Evaluating Bias in Speaker Introductions at the American Society for Radiation Oncology Annual Meeting.

Int J Radiat Oncol Biol Phys 2021 06 26;110(2):303-311. Epub 2020 Dec 26.

Department of Radiation Oncology, Memorial Sloan Kettering Cancer Center, New York, New York.

Purpose: Introducing a physician without a professional title may reinforce bias in medicine by influencing perceived credibility. We evaluated differences in the use of professional titles in introductions of speakers at recent American Society for Radiation Oncology (ASTRO) Annual Meetings.

Methods And Materials: We reviewed recordings from the 2017 to 2019 ASTRO Annual Meetings and included complete introductions of speakers with a doctoral degree. Professional introduction was defined as "Doctor" or "Professor" followed by the speaker's full or last name. We collected use of professional introduction, introducer gender, speaker gender, and speaker professional and demographic variables. Identified speakers were sent surveys to collect self-reported demographic data. Analysis was performed using χ tests and multivariable logistic regression (MVA).

Results: Of 3267 presentations reviewed, 1226 (38%) met the inclusion criteria. Overall, 805 (66%) speakers and 710 (58%) introducers were men. Professional introductions were used in 74% (2017), 71% (2018), and 69% (2019) of the presentations. There was no difference in the use of professional introductions for male and female speakers (71% vs 73%; P = .550). On MVA, male introducers were associated with decreased use of professional address (odds ratio [OR], 0.36; 95% confidence interval [CI], 0.26-0.49; P < .001). At the 2019 conference, professional introduction was less likely to be used (2019 vs 2017: OR, 0.68; 95% CI, 0.49-0.96; P = 0.026). Those who self-identified as Asian/Pacific Islander were twice as likely to receive a professional introduction compared with those who identified as white (OR, 1.95; 95% CI, 1.07-3.64; P = .033).

Conclusion: Male introducers were significantly less likely to introduce any speaker, regardless of gender, by their professional title, and overall use of professional introductions decreased from 2017 to 2019. Furthermore, no difference in professional introduction use by speaker gender was identified at the recent ASTRO meetings. Implementing speaker guidelines could increase the use of professional introductions and raise awareness of unconscious bias at future ASTRO meetings.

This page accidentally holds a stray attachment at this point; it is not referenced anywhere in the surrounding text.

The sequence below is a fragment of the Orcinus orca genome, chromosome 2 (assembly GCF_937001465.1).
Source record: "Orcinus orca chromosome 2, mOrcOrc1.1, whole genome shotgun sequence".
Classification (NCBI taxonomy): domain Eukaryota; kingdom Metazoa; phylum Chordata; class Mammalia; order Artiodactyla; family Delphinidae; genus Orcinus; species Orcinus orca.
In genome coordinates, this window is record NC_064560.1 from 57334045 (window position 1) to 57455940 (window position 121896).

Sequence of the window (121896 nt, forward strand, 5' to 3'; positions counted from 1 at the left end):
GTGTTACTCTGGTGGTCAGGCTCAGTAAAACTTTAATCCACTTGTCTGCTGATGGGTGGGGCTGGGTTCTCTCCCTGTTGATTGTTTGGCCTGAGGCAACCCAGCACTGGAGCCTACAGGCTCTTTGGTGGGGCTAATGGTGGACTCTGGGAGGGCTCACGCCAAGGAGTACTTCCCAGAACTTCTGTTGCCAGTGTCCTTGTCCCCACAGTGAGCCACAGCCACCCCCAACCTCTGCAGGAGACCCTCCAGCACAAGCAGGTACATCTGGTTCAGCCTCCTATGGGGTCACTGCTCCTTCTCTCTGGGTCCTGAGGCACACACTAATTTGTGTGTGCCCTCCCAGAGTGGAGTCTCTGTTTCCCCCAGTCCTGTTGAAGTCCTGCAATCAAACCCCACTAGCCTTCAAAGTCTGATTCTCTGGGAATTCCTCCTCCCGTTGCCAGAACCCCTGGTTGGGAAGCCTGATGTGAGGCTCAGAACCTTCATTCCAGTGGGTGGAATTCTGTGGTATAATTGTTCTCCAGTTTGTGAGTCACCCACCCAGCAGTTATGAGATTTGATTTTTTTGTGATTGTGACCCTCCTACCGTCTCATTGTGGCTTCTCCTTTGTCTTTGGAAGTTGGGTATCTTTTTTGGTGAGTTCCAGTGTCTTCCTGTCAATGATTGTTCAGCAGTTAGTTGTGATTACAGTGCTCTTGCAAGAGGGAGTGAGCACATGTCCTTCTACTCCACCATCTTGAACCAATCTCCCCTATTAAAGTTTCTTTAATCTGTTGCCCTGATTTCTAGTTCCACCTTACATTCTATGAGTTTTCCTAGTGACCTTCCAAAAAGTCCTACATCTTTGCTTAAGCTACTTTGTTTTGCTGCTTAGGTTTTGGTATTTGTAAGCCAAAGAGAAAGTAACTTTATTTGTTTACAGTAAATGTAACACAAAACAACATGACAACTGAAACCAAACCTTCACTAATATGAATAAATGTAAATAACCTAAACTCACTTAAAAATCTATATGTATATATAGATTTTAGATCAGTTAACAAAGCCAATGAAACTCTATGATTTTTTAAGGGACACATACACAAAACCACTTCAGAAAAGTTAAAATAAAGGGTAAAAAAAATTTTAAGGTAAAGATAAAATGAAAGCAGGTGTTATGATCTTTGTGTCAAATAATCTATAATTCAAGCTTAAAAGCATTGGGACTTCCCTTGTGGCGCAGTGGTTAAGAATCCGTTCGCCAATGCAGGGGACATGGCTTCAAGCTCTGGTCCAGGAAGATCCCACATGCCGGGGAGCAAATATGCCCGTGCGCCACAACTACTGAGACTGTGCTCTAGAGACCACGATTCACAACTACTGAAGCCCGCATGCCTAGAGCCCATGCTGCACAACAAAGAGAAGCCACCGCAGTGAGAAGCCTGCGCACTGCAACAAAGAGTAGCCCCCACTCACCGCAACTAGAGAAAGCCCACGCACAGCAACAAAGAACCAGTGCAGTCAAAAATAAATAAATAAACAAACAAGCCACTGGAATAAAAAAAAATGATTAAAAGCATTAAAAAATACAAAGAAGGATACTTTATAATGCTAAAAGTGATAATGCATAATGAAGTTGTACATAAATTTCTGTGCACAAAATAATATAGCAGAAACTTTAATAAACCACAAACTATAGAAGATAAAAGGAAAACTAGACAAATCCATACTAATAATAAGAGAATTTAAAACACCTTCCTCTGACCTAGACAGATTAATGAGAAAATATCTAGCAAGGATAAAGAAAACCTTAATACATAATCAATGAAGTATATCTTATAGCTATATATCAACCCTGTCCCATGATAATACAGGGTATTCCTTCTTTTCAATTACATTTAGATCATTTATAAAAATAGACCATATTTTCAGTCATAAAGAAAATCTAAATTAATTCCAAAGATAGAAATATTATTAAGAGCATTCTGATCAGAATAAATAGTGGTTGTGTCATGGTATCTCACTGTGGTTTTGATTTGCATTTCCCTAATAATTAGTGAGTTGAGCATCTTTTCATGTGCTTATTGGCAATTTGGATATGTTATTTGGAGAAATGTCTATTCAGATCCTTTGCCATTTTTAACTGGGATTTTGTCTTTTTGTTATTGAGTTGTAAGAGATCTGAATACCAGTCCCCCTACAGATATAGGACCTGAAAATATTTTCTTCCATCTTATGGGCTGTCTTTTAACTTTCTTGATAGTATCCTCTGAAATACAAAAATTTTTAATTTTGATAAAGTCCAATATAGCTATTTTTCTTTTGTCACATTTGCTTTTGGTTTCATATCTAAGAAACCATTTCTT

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http://dx.doi.org/10.1016/j.ijrobp.2020.12.027DOI Listing
June 2021

Assessing vitamin D and mammographic breast density in Alaskan women.

Clin Pract 2020 Oct 15;10(4):1253. Epub 2020 Oct 15.

Department of Internal Medicine, Mayo Clinic, Rochester, MN.

Vitamin D deficiency and high breast density may be associated with increased breast cancer risk. We examined a possible association between vitamin D levels and mammographic breast density in a population of Alaskan women. Patients seen in the Mayo Clinic-Alaska Native Medical Center telemedicine program from December 2014 to December 2017 were enrolled in the study. Pearson correlation was used to estimate the association between mammographic breast density and vitamin D levels. Of the 33 women enrolled, 70% of women self-identified as American Indian/Alaskan Native, 12% as White, 6% as Native Hawaiian/Pacific Islander and 12% as other. Nineteen (58%) participants were taking vitamin D supplementation. No correlation was identified between breast density and serum vitamin D levels overall (correlation= -0.03). Larger studies controlling for vitamin supplementation are needed, as this association could potentially impact breast cancer rates in populations at risk for vitamin D deficiency.
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http://dx.doi.org/10.4081/cp.2020.1253DOI Listing
http://www.ncbi.nlm.nih.gov/pmc/articles/PMC7579742PMC
October 2020

The HOLA COVID-19 Study: An International Effort to Determine How COVID-19 Has Impacted Oncology Practices in Latin America.